Skin, and the proteins that regulate it, could play a significant role in controlling blood pressure and other risk factors that leave heart patients predisposed to cardiovascular disease.
In a study published in the scientific journal eLife, lead author Randall S. Johnson, PhD, and colleagues demonstrated through rodent models that skin is key to keeping both blood pressure and heart rate in check through its reaction with the amount of oxygen available in any given environment. Though Johnson et al.’s initial trials were performed in mice, they believe the results to be true for humans, as well.
“Vertebrates confront the world chiefly through skin,” Johnson and co-authors wrote in the paper. “As a reflection of how different vertebrates adapt to the environment, skin structure varies to a significant degree from one vertebrate class to another, and even within classes.” Mammalian skin, the researchers said, is among the most complex forms of skin in vertebrates.
Though it’s established that blood pressure is a risk factor for cardiovascular disease, the authors wrote that, in most cases, doctors aren’t sure of its cause. If a patient has high blood pressure, they’re suffering from reduced blood flow through small vessels in the skin and other areas of the body, Johnson and colleagues noted, and blood flow to oxygen-deprived tissues is regulated by HIF proteins, which are present in skin tissue.
Johnson and his co-authors exposed mice to low-oxygen conditions, noting how their bodies—and their skin—reacted to the high-risk environment.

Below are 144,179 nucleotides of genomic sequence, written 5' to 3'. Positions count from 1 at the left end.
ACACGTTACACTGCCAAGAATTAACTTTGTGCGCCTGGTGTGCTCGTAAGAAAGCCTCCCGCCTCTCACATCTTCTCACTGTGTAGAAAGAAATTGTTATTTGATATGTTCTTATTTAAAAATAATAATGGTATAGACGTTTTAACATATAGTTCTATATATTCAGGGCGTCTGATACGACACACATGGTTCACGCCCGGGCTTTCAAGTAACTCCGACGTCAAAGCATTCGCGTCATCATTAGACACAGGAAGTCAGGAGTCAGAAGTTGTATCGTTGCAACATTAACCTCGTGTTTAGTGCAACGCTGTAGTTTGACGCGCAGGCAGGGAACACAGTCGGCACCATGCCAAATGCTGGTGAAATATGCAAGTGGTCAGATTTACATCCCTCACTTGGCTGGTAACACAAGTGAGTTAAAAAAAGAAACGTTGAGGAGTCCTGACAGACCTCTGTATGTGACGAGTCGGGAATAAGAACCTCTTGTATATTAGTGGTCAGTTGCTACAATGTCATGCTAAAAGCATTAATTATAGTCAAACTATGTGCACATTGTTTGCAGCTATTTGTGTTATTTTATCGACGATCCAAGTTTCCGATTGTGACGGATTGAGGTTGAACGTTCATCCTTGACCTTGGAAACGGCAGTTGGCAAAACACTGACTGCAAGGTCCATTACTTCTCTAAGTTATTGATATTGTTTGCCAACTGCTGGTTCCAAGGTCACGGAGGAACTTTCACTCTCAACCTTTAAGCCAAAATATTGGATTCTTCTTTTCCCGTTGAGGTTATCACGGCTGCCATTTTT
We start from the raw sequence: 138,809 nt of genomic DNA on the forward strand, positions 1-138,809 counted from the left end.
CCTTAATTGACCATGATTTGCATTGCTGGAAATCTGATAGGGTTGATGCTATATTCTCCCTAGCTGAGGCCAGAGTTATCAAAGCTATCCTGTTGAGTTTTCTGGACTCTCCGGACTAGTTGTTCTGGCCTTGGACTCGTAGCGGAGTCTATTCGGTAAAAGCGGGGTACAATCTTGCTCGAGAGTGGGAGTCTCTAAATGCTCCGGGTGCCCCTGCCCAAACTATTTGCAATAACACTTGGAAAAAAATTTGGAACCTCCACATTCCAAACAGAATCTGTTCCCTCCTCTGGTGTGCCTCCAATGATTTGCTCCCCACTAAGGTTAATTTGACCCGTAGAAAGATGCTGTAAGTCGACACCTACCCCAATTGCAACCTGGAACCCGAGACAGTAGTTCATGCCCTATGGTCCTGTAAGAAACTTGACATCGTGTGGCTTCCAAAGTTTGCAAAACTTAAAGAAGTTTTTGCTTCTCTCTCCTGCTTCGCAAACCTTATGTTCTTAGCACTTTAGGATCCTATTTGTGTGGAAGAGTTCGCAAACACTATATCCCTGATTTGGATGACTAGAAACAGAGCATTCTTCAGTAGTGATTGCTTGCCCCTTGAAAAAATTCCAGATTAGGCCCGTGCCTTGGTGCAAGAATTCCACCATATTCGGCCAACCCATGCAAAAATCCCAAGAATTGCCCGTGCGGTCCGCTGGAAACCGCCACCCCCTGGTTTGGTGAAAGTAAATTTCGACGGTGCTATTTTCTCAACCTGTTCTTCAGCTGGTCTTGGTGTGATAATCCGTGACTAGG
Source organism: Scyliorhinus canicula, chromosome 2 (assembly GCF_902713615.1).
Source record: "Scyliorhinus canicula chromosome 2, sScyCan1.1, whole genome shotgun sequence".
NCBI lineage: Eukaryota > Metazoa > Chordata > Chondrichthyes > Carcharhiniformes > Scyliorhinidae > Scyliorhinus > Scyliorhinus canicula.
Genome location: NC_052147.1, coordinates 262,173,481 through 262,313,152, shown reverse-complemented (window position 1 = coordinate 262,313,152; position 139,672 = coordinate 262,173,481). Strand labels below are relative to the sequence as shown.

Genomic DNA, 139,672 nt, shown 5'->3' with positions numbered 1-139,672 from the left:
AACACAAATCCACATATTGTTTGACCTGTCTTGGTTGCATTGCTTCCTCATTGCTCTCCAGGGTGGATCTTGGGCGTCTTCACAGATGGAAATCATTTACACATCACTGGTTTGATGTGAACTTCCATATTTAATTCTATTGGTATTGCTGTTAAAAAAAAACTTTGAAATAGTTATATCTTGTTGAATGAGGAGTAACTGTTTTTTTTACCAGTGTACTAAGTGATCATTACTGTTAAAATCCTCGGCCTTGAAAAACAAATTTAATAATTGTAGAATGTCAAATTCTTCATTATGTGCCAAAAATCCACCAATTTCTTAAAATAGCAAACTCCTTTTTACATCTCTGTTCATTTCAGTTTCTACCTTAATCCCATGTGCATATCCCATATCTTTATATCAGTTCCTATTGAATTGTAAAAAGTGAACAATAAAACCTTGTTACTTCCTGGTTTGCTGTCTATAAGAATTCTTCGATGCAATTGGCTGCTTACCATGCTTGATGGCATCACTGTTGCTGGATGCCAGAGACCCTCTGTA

“Our study was set up to understand the feedback loop between skin and the cardiovascular system,” Johnson said in a release from the University of Cambridge, where he works as a physiology professor. “By working with mice, we were able to manipulate key genes involved in this loop.”
The team found that mice who lacked either HIF-1a or HIF-2a proteins in their skin reacted differently to oxygen starvation than normal mice, exhibiting changes in heart rate, blood pressure, activity levels and skin temperature. These mice experienced a rise in blood pressure and heart rate in the first 10 minutes of exposure to dangerous conditions, then saw a dramatic decrease in both that dipped below normal levels and lasted up to 36 hours. By the time these mice hit the 48-hour mark, the authors wrote, their vitals were back to normal.
It appeared a lack of HIF proteins, or proteins controlled by HIFs, “dramatically” changed the way skin reacted to oxygen deprivation.
“These findings suggest that our skin’s response to low levels of oxygen may have substantial effects on how the heart pumps blood around the body,” first author Andrew Cowburn, MD, said in the release. “Low oxygen levels—whether temporary or sustained—are common and can be related to our natural environment or to factors such as smoking and obesity. We hope that our study will help us better understand how the body’s response to such conditions may increase our risk of—or even cause—hypertension.”